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today's leftovers

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  • Bareflank 2.1 Released As The Last Before A Major Rework To This Open-Source Hypervisor

    Bareflank is an open-source Linux hypervisor in development for several years and written around modern C++11/C++14 code and other modern functionality compared to longstanding virtualization hypervisors. Over the past few years it's been picking up many new features while this week Bareflank 2.1 released prior to a major overhaul coming with Bareflank 3.0 that will radically change the codebase.

    Bareflank 3.0 has been in the works for more than one year and among the big ticket items are working to natively support Windows without relying on Cygwin, moving to the AUTOSAR C++14 coding standard, removing the need for dynamic memory where possible, new/improved documentation, and other new design approaches. In particular, with Bareflank 3.0 they intend to really ramp up their Windows efforts in seeing first-rate, native Windows support while Linux will continue to be fully supported.

  • skiftOS: a hobby operating system

    This looks remarkably advanced for a “hobby operating system”, and can be run in both Qemu and VirtualBox. This one is definitely worth a virtual boot. The code is licensed under the MIT license and available on GitHub.

  • The Open Infrastructure Foundation announces its first board

    For over a decade, the OpenStack Foundation oversaw the open-source OpenStack Infrastructure-as-a-Service (IaaS) cloud. Over time, the OpenStack umbrella covered more open-source projects. So, in October 2020, the Foundation transformed into a new organization: the Open Infrastructure Foundation (OIF). Now, it has announced its first board to help direct its members and their cloud-oriented open-source projects into the 2020s and beyond.

  • Apache Iceberg rising for new cloud data lake platforms

    The open source Apache Iceberg data project has moved forward with new features and is set to become a foundational layer for cloud data lake platforms.

    At the Subsurface 2021 virtual conference on Jan. 27 and 28, developers and users outlined how Apache Iceberg is used and what new capabilities are in the works. The Apache Iceberg project was originally developed at streaming media giant Netflix in 2018 and became part of the Apache Software Foundation in 2019. Iceberg provides an open table format for large data sets and is particularly useful for cloud data lake deployments. It is often compared to the Linux Foundation's Delta Lake open source project, which has similar goals.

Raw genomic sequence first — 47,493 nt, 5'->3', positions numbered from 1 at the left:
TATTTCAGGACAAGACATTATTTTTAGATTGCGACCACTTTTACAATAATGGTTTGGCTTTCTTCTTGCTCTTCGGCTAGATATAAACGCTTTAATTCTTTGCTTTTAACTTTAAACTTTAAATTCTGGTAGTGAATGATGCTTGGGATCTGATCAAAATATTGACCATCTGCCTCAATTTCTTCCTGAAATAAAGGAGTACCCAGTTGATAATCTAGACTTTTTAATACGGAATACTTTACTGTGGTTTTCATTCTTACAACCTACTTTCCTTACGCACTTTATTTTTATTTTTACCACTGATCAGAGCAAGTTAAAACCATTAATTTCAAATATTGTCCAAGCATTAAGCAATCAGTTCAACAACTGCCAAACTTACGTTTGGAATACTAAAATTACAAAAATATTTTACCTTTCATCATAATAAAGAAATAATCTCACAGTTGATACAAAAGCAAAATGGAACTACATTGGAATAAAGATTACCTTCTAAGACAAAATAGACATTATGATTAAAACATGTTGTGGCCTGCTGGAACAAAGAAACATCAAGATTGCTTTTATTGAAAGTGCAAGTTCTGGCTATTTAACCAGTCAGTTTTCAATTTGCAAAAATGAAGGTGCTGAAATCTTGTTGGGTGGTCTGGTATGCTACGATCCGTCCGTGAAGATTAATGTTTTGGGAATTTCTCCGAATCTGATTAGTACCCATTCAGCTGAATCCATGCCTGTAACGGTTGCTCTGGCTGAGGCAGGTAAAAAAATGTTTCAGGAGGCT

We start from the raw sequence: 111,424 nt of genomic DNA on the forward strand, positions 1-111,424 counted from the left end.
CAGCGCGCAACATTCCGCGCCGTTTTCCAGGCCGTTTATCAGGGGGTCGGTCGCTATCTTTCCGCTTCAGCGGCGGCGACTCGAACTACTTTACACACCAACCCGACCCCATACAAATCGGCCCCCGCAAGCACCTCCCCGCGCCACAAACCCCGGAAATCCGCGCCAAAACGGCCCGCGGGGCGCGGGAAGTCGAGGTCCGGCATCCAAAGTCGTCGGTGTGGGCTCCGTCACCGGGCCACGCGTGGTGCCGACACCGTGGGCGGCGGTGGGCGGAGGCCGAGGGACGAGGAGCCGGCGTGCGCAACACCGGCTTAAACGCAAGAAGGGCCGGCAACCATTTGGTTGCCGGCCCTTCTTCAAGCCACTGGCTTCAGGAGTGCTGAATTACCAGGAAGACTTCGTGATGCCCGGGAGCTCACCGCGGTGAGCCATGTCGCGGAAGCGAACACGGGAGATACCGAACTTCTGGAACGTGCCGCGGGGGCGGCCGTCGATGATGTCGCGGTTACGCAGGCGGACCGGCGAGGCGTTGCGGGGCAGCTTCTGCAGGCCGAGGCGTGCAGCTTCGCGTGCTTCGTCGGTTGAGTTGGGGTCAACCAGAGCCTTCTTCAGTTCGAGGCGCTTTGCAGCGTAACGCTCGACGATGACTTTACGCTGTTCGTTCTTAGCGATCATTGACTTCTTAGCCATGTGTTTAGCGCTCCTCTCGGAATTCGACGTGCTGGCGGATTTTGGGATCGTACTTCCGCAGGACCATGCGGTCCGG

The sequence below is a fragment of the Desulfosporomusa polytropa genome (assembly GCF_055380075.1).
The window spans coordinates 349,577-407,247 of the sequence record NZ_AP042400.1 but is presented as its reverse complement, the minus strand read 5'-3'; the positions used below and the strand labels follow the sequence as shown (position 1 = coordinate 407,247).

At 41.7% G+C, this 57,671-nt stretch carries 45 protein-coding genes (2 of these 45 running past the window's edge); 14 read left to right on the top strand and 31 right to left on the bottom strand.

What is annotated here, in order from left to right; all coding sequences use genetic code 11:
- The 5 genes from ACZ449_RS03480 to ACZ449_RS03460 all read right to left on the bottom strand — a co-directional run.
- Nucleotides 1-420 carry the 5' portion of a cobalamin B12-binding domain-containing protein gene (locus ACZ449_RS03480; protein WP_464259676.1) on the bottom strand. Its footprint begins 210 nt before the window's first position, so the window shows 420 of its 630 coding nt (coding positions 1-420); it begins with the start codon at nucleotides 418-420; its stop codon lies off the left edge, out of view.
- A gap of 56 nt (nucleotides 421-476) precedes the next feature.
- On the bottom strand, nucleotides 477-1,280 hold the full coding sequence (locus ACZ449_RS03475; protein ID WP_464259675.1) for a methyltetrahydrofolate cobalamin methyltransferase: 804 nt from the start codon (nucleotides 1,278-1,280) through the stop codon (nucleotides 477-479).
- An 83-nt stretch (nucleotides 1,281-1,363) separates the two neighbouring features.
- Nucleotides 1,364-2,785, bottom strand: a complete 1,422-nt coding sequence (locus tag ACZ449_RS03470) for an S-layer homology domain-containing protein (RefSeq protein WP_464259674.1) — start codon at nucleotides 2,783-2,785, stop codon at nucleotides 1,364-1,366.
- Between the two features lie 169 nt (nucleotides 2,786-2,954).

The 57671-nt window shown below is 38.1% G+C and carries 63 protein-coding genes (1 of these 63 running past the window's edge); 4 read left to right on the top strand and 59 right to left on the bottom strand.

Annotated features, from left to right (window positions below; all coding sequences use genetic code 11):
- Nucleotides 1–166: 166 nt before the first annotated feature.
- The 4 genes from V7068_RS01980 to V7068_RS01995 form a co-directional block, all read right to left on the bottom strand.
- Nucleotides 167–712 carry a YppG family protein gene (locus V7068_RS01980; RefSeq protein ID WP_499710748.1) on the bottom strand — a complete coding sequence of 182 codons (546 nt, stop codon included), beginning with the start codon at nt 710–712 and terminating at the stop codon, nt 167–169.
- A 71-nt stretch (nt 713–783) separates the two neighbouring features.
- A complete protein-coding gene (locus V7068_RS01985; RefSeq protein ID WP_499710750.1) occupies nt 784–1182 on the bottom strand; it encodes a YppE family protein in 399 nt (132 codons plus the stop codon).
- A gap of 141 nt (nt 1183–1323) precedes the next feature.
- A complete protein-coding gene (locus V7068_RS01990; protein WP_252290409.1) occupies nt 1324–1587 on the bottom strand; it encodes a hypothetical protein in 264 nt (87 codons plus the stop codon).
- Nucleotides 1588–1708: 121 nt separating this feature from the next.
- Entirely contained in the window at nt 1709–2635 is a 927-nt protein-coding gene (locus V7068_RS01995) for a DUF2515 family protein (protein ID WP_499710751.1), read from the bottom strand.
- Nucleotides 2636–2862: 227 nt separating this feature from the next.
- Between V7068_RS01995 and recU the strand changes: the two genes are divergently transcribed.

• The way out for Google Maps? Supporting OPENStreetMap

    I like OpenStreetMap (OSM), the Wikipedia-like “online map that everybody can edit”. However, I have to agree with Joe Morrison when he says that it is Google Maps that, “Since its appearance, has consistently created the best consumer-facing maps in the world: they are top of the class in turn-by-turn navigation, geocoding, satellite imagery layers, street level imagery, place data, and on, and on.”

  • How I de-clutter my digital workspace |

    In prior years, this annual series covered individual apps. This year, we are looking at all-in-one solutions in addition to strategies to help in 2021. Welcome to day 20 of 21 Days of Productivity in 2021.

    I am a digital pack-rat. So many of us are. After all, who knows when we'll need that email our partner sent asking us to pick up milk on our way home from work in 2009?

    The truth is, we don't need it. We really don't. However, large cloud providers have given us so much storage space for cheap or for free that we don't even think about it anymore. When I can have unlimited documents, notes, to-do items, calendar appointments, and email, why shouldn't I just keep everything?

  • Slimbook Essential 14" Review

    At the end of 2020 I decided to buy a laptop that could be used by everyone at home. The reason was my wife and I both have personal computers but they’re both desktops, sitting in our study together with our work laptops, which is where we prefer to be when we work from home. Due to the pandemic, we were afraid at some point in time one or both of our children would have to stay at home confined and, at least in the case of my son, would have to do some school-related activities on a computer. I couldn’t imagine one of us working in the same room where my son would be, talking to the other parent and using the computer. We needed a laptop that could be moved and easily carried around the house, and it could also be handy if we had to take our computer with us somewhere in the future.

  • Can you make a basic web app without googling?

    I wanted to test my mastery of Node.js and my reliance on Google and Stack Overflow, so I set out on an adventure to make a todo list web app without touching any external resource for help. I just couldn't do it. To be fair, I'm not a web developer so I'm not entirely shocked by this. I only have the itch (and time) to throw together a small web app about once every 6 months.

    But this got me thinking. How many people out there, especially professional web developers, can do this?

    It isn't to say that you should be able to. But it is an interesting thing to study. At what point is relying on Google a detriment to the performance of a software developer? Or even deeper, does an over-reliance on documentation indicate a lack of critical expertise that will ultimately result in considerably lower job performance? And I don't mean the need to look up an occasional command or an obscure error message.